Claude Joseph Villars Du Breuil was the first European settler in Metairie, arriving
in 1710. By 1724 he built a levee (the first in the area) to protect his plantation which would be the predecessor of the
Mississippi River's original levee system. French Attorney General of the Superior Council of Louisiana Pierre Chartier de
Baulne settled in 1719. French Canadian brothers Louis Chauvin de Beaulieu, Nicolas Chauvin de La Frenière, and Joseph
Chauvin de Léry came one year later. We can thank Nicolas Chauvin for the word chauvinism which evolved from the
French chauvinisme defined as, “from character noted for his excessive patriotism and devotion to Napoleon”.
Francois Pascalis de La Barre, a colonial official,
was granted a river-to-lake tract in 1750. In 1847 land inherited by his heir the late J. Volante Labarre was listed for
sale. DuBreuil, Chartier, and Chauvin's land would also be sold and divided, coming into the hands of other families.
Pierre Gervais Arnoult settled in 1827. The Bonnabels
came to New Orleans around 1830 but Alfred did not permanently to Metairie until later. The Trudeaus arrived in the 1840s.
Next came the Betz family who acquired land north of Metairie Road. John N. Betz was born here in 1847. His daughters Louise
and Cora married into the Riviere family. Hog Alley was owned by Peter Betz (it became Ingleside Heights). Rosa Avenue is
named for John Betz' wife Rosina. Among his large tract of land was the Metairie Kennel Club greyhound track. The DeLimons
lived on Focis Street in what was one of the oldest homes near Metairie Road and near the Louisiana Kennel Club whose land
they owned. On their property (now DeLimon Place condominiums, formerly Do Drive-In) was an antebellum schoolroom and an
early Marconi Wireless Telegraph Company of America wireless radio tower.
Theodore Bruning arrived in Bucktown in the late 1850s and built what would become the third oldest
restaurant in the greater New Orleans area. He married Mabel Hamilton. Sons John and Theodore were well known and loved as
rescuers of people in peril on Lake Pontchartrain and the 17th Street Canal. News of John's death in 1963 appeared prominently
on the front page of the Times-Picayune memorializing his life-saving heroics and 20 plus years of service on the Jefferson
Parish School Board, his founding of the East End Volunteer Fire Department, and his time served as a deputy sheriff and jailer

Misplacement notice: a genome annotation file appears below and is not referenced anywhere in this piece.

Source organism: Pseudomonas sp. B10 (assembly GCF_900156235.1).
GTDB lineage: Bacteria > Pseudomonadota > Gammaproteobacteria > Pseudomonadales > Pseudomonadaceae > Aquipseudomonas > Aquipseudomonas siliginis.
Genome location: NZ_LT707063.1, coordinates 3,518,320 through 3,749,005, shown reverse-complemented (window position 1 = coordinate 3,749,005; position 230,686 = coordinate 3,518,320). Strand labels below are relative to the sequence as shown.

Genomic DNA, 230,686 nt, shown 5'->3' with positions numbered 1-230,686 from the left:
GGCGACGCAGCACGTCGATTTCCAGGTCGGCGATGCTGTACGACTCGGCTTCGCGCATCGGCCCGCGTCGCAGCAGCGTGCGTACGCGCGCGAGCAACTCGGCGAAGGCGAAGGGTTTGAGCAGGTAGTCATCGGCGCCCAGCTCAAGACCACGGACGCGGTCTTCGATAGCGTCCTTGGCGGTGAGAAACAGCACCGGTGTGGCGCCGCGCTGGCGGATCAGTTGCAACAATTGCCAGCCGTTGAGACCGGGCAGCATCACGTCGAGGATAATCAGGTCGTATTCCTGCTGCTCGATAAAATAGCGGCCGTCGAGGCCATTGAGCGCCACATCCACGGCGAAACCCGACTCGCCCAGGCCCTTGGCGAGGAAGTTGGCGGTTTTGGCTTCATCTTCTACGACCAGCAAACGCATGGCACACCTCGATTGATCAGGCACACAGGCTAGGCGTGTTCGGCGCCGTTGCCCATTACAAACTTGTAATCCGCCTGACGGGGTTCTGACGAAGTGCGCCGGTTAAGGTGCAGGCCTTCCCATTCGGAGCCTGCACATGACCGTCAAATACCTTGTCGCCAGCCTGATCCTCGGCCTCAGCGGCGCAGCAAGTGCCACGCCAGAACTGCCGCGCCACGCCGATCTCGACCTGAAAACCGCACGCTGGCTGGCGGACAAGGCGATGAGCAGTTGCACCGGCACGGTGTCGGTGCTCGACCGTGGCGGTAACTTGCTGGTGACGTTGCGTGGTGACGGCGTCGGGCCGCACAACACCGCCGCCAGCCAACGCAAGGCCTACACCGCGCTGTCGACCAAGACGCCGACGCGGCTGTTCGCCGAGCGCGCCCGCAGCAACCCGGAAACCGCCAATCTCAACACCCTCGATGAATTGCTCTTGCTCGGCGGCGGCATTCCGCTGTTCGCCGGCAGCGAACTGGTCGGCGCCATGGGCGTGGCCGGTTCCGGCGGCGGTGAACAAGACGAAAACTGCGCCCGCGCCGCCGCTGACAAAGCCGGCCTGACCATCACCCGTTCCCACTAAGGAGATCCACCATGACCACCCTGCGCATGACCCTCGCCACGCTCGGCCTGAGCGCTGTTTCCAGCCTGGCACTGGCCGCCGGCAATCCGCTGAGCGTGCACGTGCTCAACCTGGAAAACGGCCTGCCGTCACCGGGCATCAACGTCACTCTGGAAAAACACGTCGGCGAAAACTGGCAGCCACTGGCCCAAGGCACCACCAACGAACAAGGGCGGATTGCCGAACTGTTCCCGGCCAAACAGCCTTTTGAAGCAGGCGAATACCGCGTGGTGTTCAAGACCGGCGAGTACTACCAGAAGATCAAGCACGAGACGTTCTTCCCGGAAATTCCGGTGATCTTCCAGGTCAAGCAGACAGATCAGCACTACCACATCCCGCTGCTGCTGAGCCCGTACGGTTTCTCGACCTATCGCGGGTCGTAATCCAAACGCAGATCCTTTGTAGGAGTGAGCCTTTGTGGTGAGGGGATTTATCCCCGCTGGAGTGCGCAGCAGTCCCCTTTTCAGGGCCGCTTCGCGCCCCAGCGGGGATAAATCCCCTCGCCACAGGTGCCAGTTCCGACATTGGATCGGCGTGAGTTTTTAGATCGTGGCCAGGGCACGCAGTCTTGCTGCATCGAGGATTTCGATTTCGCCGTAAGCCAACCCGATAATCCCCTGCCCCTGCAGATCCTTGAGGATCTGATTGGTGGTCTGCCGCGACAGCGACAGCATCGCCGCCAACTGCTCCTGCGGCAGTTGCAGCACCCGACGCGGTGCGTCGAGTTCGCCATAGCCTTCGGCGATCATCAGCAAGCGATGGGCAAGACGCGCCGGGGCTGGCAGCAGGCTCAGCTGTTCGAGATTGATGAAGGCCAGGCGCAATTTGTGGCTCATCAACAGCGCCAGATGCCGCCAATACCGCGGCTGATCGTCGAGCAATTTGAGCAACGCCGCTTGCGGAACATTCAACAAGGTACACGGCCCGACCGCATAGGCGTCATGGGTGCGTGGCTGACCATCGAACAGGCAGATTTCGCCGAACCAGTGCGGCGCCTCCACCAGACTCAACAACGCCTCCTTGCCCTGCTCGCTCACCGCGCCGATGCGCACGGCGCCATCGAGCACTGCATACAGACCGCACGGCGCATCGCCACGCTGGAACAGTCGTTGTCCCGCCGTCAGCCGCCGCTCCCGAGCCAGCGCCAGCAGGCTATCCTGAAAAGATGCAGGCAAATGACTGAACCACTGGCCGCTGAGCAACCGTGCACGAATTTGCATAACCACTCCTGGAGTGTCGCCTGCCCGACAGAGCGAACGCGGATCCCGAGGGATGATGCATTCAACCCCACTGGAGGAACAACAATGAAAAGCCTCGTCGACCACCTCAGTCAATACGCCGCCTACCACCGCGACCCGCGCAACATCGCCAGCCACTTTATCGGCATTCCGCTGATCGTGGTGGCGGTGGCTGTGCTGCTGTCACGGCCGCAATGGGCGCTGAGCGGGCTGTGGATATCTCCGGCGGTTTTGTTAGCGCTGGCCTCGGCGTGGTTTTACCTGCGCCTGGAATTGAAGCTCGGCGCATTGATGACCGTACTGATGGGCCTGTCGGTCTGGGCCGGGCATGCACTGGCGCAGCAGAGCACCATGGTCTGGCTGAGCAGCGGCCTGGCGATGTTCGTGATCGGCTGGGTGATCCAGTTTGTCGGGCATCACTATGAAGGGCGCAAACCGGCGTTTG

of his “town”.
Next to arrive in Bucktown
were the Boutalls. Charles' children, all born in Bucktown, were Jeanette Boutall Woest whose artwork appears below, Edward
D. who married Joseph Bruning's daughter Bertha, and Charles Arthur who married John Bruning's daughter Lillian. Their son
John C. became the judge of the 24th Judicial Court of Jefferson. Lillian's niece Amelia Werner married Sam Urrate. Sam
and Amelia ran Bruning's Restaurant until it was destroyed by Hurricane Katrina.
Ralph Shultz, Bucktown commercial fisher and hunter lived in and opened a general store/bar
in what was the town schoolhouse on Lake Avenue that survived late into the 20th century as did he. One of his ten siblings,
Grace, married. John C. Bruning. Other Bucktown entrepreneurs included William Rapp and members of the Tranchina family who
have owned and operated Rapp's Luggage since 1917. Frank William Turan Swanson and wife Julia Pfeiffer, lakefront residents
since the early 1900s, opened
in 1926. Half of the building was in Jefferson Parish, the other in Orleans. A line was drawn to indicate which was which
and gambling thrived on the Metairie side. Frank also served as deputy sheriff and operated the Bucktown jail. Swanson's
closed in 1979 when grandson Danny Mayer passed away. The Swanson seafood legacy lives on today at Dennis' Seafood owned
and operated by grandson Dennis Lacoste and his wife June.
Fitzgerald's Seafoods Restaurant was opened in 1932 by Margaret (Bruning) and Maurice J. Fitzgerald who had married in
the old home of her parents on the lake. Their children worked beside them.
Jr. took over after his parents died. He later opened Le Chateau Phylmar in his childhood home on Old Hammond Highway in
Bucktown. Maggie Hemard bused tables at Fitzgerald's until 1957 when she opened a little shack, set picnic tables outside,
and called the place “Maggie and Smitty's Crabnett”.
Back in Old Metairie horseback-riding constable Charles Root, who used the Camp Parapet powder magazine for a jail, settled
in 1888. Frank Fagot came around 1900 acquiring some 200 acres. He opened a general store and in 1911 developed Metairie
Heights, the first modern subdivision in Metairie. He was the parish tax collector and atop the store at Metairie Heights
Avenue at Metairie Road he ran a gambling house. In the store his wife Florida I. Hanna was Metairie's first postmistress
Eli Watson built his Metairie Road
mansion in 1911. He reigned as Rex – King of Carnival in 1927 and in 1928 opened the world's longest bridge –
the Watson-Williams bridge from New Orleans to Slidell, which he built and owned. It survived Hurricane Katrina and is still
Alfred D. Danziger's name was honored
in 1988 when the Danziger Bridge opened over the Industrial Canal as the world's widest lift bridge. The Metairie attorney
was also Mayor Robert Maistri's executive council and Governor Huey P. Long's personal lawyer.
These and other visionaries are included in this chapter which highlights those
who settled in the rural area that Metairie was during their lifetimes. These were optimistic people moving to a remote and
mostly uncharted place. They whittled homes, farms, and businesses from an ancient forest surrounded by swampland, bayous,
Lake Pontchartrain, the Mississippi River. Some foresaw what was to come. Some actively endeavored to shape Metairie's
history. All were pioneers.